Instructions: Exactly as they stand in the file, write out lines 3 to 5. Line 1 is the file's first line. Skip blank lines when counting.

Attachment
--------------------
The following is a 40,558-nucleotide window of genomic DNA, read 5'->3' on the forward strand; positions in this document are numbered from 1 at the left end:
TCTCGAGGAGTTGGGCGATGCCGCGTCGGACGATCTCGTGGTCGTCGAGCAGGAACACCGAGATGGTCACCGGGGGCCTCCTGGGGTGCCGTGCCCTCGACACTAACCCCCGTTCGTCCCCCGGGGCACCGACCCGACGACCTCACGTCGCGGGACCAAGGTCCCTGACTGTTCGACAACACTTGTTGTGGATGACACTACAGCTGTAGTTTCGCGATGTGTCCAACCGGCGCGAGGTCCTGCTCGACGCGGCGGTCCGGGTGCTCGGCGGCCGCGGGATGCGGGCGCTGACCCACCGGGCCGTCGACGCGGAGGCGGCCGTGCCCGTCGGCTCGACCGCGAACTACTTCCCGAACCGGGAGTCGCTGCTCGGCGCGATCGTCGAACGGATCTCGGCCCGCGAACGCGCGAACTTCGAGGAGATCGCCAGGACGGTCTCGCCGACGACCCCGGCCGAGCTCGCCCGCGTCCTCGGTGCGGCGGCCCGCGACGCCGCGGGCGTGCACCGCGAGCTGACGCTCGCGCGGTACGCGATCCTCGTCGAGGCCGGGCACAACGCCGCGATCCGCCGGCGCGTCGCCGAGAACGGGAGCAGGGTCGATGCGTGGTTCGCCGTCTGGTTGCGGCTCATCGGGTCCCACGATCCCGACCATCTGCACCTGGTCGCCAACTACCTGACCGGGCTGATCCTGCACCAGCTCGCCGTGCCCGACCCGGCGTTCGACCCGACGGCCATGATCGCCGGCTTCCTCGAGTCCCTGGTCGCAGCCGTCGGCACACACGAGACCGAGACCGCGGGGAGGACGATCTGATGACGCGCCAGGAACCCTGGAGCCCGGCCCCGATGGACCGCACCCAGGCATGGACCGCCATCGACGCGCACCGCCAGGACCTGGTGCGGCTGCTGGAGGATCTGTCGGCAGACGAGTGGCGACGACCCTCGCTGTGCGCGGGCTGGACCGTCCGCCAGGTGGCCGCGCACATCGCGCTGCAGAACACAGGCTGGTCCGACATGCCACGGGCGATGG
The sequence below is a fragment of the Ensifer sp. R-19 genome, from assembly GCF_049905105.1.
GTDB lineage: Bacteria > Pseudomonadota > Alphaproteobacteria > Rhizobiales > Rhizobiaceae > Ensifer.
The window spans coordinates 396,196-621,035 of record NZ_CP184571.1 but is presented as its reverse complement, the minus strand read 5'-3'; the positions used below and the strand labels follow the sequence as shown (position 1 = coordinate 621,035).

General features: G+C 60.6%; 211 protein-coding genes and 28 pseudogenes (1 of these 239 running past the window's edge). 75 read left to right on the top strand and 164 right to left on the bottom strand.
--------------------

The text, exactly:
The sequence below is a fragment of the Ensifer sp. R-19 genome, from assembly GCF_049905105.1.
GTDB lineage: Bacteria > Pseudomonadota > Alphaproteobacteria > Rhizobiales > Rhizobiaceae > Ensifer.
The window spans coordinates 396,196-621,035 of record NZ_CP184571.1 but is presented as its reverse complement, the minus strand read 5'-3'; the positions used below and the strand labels follow the sequence as shown (position 1 = coordinate 621,035).